Thurs July 21
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Even in the wide world of indie rock, Sufjan Stevens' idiosyncratic approach to subject matter and promiscuity with style is an odd fit. He followed up his folkish debut A Sun Came with Enjoy Your Rabbit, an electronic song cycle based on the Chinese zodiac. With the concept album Michigan he launched The 50 States, a geographically themed project where each state gets its own collection of songs. Stevens then detoured with Seven Swans, a whispery post-folk album about faith and redemption that drew comparisons to Iron and Wine, Nick Drake, and Elliott Smith.
Now Stevens has released his second state-themed album, Illinois. It's a lush, evocative 74-minute, 21-song epic about the Land of Lincoln. The chamber folk, soaring choruses, and celebratory sprawl encompass small-town life, UFOs, serial killer John Wayne Gacy, presidents, and parades. Illinois is bloated, beautiful, conflicted, sad, and huge--a perfect American tribute.
"Last year I toured a lot in Europe. To them, Michigan was very exotic with its trailer parks, industrial cities in decline, and pink-flamingo lawn ornaments," Stevens explains. He was awed by people's curiosity about his home state. "When I was in Israel a journalist was asking me about Michigan, and he was talking about its rich history, which I thought was very incredible. There I was in the Holy Land, the beginning of civilization, and he's interested in the mysteries of Michigan." Stevens also found that while touring in Europe with such an American album, people wanted him "to be accountable to a lot of things, to communicate bigger things. I think it's a lot to ask of a songwriter. People project a political means on the music."
Illinois and Michigan aren't political, but they are steeped in history and regional mythologies. For Stevens these various strands have been entangled as long as he can remember. "There was a hyper obsession with culture, geography, state pride," he says. "I think that between book reports and history classes and learning state songs and Detroit Tigers songs, the seed was planted for 50 States."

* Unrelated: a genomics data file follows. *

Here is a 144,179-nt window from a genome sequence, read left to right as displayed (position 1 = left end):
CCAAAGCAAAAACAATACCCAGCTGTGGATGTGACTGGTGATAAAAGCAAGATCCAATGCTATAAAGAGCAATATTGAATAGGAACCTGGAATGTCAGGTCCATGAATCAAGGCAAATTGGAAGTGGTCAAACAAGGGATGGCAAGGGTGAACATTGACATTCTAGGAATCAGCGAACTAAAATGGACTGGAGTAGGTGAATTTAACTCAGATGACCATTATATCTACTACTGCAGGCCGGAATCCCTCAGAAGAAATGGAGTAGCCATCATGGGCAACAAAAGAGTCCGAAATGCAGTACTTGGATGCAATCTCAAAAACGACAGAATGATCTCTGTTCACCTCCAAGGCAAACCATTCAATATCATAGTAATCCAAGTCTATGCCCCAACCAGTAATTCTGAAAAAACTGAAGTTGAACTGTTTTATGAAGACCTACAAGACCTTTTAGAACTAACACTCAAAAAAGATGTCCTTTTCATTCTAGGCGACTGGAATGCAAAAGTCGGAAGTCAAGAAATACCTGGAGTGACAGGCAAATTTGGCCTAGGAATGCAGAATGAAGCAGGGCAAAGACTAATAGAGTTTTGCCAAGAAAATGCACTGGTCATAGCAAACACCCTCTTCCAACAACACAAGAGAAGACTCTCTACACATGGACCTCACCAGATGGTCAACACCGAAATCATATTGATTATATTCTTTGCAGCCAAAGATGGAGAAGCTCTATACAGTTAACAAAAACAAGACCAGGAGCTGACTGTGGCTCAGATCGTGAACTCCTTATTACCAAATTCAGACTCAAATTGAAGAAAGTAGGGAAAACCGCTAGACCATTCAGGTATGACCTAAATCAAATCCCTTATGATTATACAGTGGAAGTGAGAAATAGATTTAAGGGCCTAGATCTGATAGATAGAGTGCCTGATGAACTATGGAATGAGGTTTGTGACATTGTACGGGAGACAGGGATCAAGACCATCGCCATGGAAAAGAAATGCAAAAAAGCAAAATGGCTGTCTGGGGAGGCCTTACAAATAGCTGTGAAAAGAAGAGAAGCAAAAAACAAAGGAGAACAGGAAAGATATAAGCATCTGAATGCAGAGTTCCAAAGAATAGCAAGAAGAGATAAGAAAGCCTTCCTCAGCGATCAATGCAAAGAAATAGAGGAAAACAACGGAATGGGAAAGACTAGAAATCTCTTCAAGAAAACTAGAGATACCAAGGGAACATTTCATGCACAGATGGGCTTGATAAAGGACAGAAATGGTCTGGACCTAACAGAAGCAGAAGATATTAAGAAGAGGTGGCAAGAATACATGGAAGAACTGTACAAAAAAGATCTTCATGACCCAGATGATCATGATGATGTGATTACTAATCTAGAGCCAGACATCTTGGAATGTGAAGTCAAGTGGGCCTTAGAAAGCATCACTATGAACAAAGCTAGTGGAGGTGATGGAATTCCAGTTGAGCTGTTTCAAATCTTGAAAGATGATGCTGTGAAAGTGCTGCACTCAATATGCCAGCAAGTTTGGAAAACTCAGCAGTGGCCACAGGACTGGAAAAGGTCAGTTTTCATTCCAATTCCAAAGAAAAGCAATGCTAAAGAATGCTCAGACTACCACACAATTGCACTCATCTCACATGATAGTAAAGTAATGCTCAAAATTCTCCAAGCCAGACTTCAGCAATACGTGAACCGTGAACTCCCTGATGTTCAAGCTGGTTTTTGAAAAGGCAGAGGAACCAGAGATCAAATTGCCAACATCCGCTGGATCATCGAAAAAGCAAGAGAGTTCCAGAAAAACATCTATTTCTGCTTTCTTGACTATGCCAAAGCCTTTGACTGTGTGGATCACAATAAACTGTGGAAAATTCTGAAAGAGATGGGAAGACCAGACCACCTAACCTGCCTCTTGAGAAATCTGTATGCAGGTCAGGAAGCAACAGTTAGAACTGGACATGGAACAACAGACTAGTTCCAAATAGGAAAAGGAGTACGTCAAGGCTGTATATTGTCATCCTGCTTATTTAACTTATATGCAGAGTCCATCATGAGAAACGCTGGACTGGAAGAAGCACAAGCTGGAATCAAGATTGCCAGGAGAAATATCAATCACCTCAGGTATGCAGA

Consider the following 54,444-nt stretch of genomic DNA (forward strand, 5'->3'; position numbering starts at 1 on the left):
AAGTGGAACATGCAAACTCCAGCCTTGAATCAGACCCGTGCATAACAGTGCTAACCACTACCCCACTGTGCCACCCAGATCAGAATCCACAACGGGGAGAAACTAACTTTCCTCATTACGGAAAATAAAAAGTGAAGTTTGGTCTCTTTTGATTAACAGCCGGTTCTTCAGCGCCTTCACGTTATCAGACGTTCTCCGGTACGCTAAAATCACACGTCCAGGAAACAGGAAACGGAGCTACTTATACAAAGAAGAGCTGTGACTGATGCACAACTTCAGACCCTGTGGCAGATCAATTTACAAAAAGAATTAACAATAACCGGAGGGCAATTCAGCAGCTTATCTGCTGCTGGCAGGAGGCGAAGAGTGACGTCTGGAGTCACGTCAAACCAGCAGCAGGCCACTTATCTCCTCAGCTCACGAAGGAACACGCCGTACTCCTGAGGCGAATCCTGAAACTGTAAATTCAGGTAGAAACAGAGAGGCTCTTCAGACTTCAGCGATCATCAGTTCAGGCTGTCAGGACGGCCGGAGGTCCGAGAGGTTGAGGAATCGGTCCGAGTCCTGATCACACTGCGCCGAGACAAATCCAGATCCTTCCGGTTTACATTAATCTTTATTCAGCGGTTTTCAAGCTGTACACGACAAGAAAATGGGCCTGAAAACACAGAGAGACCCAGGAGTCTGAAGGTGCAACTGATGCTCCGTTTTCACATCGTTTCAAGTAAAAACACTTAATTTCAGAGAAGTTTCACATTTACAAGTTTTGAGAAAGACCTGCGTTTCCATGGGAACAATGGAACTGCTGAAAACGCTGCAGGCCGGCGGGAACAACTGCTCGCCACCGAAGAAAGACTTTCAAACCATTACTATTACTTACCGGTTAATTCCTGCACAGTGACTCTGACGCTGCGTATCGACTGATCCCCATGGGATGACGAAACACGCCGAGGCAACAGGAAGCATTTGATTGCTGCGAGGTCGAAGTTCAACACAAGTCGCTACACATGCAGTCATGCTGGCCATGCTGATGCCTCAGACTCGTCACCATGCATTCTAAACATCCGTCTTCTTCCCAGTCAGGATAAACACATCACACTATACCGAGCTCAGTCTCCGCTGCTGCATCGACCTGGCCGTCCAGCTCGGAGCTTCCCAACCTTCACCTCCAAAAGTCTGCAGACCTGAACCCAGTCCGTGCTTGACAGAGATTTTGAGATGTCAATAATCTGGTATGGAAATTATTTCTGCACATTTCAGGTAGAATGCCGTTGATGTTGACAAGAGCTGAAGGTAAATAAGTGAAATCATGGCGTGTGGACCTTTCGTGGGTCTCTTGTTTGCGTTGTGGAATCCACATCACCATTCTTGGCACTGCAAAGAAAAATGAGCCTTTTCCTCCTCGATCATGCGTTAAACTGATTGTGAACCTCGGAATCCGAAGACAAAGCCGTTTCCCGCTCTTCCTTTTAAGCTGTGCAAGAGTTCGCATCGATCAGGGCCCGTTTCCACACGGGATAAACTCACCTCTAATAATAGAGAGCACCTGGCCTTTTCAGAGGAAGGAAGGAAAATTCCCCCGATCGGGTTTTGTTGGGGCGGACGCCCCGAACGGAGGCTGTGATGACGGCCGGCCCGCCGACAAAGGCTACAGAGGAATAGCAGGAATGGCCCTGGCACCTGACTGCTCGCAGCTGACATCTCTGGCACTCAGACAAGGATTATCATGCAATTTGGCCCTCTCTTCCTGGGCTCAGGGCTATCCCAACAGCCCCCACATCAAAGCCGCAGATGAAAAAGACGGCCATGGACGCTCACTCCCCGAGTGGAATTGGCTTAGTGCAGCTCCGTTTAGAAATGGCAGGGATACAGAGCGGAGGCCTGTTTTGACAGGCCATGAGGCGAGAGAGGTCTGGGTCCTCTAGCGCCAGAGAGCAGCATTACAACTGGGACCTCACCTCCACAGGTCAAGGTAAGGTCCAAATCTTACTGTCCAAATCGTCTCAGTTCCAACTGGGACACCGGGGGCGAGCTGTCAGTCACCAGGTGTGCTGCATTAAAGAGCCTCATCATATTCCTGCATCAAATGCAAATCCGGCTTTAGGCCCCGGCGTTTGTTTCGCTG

Without direct experience with the Prairie State, Stevens's approach to Illinois was based on research and reading, creating a very different portrait--an outsider falling in love with a place and its history. He spoke with native friends, read Saul Bellow, biographies of Lincoln, the poems of Carl Sandburg, and the history books of small towns.
Stevens studied fiction at the New School in New York and finds that its influence plays a big role in his music. "Some people are very disciplined as far as outlining and structuring, but I tend to do a lot of free writing and the editing process is where the songs come together. I have principal characters with autonomous thoughts and there is a central conflict/tension."
With two down and 48 more to go, Stevens has begun to think of bequeathing some of the states to other musicians. "I want to franchise them out as long as I get 10 percent," he jokes. "Maybe Wilco could do Oklahoma."